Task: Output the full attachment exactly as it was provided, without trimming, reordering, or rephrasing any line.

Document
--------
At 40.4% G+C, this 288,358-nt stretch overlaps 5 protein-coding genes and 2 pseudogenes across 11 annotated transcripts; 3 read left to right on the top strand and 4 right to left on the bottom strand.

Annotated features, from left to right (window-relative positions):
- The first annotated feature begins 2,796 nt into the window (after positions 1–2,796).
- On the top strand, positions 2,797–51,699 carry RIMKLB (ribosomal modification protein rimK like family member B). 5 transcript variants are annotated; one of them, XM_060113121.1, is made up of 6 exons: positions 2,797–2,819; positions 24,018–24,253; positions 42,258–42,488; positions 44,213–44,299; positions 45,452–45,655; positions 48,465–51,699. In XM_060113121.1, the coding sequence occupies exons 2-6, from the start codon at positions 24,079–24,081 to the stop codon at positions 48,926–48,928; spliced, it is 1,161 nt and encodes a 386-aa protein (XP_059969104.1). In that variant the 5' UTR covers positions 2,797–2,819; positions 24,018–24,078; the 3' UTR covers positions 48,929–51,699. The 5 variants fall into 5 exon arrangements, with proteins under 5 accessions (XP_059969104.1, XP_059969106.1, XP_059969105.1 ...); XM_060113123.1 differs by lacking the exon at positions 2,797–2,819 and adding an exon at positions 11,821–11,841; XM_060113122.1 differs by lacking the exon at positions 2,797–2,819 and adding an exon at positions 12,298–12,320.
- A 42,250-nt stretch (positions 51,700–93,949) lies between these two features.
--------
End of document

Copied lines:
At 40.4% G+C, this 288,358-nt stretch overlaps 5 protein-coding genes and 2 pseudogenes across 11 annotated transcripts; 3 read left to right on the top strand and 4 right to left on the bottom strand.

Annotated features, from left to right (window-relative positions):
- The first annotated feature begins 2,796 nt into the window (after positions 1–2,796).
- On the top strand, positions 2,797–51,699 carry RIMKLB (ribosomal modification protein rimK like family member B). 5 transcript variants are annotated; one of them, XM_060113121.1, is made up of 6 exons: positions 2,797–2,819; positions 24,018–24,253; positions 42,258–42,488; positions 44,213–44,299; positions 45,452–45,655; positions 48,465–51,699. In XM_060113121.1, the coding sequence occupies exons 2-6, from the start codon at positions 24,079–24,081 to the stop codon at positions 48,926–48,928; spliced, it is 1,161 nt and encodes a 386-aa protein (XP_059969104.1). In that variant the 5' UTR covers positions 2,797–2,819; positions 24,018–24,078; the 3' UTR covers positions 48,929–51,699. The 5 variants fall into 5 exon arrangements, with proteins under 5 accessions (XP_059969104.1, XP_059969106.1, XP_059969105.1 ...); XM_060113123.1 differs by lacking the exon at positions 2,797–2,819 and adding an exon at positions 11,821–11,841; XM_060113122.1 differs by lacking the exon at positions 2,797–2,819 and adding an exon at positions 12,298–12,320.
- A 42,250-nt stretch (positions 51,700–93,949) lies between these two features.